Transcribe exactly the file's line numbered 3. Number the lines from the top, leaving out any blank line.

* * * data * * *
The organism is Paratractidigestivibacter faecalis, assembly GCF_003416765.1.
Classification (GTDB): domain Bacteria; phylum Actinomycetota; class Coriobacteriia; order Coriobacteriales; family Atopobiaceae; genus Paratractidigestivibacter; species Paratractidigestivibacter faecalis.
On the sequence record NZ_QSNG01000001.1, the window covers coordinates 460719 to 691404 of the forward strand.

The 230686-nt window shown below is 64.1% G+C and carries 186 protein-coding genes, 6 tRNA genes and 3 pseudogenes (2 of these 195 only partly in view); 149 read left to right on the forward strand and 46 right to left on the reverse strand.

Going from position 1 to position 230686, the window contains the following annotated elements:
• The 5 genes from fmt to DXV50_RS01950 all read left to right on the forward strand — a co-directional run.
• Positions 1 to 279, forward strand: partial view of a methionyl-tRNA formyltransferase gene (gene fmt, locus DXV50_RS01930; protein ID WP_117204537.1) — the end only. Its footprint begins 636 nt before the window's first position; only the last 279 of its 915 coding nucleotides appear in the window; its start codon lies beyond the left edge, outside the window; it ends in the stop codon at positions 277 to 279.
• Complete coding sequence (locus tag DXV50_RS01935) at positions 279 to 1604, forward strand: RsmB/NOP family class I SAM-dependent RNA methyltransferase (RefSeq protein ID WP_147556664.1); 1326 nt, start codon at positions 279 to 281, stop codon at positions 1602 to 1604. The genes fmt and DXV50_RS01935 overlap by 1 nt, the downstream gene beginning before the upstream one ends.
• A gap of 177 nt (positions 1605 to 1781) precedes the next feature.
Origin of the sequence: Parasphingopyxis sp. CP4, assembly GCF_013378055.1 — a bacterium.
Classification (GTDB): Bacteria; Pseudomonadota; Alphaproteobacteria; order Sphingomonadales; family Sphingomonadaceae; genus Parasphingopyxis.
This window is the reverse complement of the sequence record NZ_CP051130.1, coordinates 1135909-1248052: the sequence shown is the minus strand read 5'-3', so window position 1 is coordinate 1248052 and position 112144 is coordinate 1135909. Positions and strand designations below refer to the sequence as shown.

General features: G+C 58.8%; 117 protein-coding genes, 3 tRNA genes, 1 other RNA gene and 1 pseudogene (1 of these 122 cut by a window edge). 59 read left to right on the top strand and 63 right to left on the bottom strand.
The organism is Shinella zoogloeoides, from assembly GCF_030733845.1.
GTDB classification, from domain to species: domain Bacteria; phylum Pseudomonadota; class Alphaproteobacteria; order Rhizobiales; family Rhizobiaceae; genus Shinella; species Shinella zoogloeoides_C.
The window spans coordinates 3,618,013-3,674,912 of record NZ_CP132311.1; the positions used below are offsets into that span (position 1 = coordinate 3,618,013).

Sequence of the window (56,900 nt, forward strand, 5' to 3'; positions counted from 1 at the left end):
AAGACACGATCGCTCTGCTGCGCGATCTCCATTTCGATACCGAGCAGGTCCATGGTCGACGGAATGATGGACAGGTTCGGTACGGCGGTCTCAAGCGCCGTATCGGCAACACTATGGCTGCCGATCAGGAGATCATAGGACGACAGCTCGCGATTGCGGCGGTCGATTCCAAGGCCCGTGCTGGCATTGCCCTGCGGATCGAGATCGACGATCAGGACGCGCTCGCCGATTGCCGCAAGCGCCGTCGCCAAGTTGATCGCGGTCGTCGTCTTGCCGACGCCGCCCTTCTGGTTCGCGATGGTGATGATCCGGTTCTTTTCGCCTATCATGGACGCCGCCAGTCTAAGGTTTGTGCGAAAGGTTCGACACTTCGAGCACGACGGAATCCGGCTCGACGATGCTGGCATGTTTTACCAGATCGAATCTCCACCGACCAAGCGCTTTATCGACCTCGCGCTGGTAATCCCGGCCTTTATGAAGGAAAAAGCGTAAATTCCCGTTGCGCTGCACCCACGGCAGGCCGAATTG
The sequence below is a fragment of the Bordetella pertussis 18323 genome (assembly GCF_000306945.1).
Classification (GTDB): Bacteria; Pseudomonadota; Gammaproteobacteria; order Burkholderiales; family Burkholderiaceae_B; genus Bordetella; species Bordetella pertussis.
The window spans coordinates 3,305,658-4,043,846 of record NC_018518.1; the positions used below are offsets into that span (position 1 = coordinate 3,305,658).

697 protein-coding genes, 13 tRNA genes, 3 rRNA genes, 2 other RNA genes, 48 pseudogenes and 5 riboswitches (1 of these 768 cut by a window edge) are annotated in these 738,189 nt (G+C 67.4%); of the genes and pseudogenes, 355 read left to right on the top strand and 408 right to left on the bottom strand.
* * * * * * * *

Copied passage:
On the sequence record NZ_QSNG01000001.1, the window covers coordinates 460719 to 691404 of the forward strand.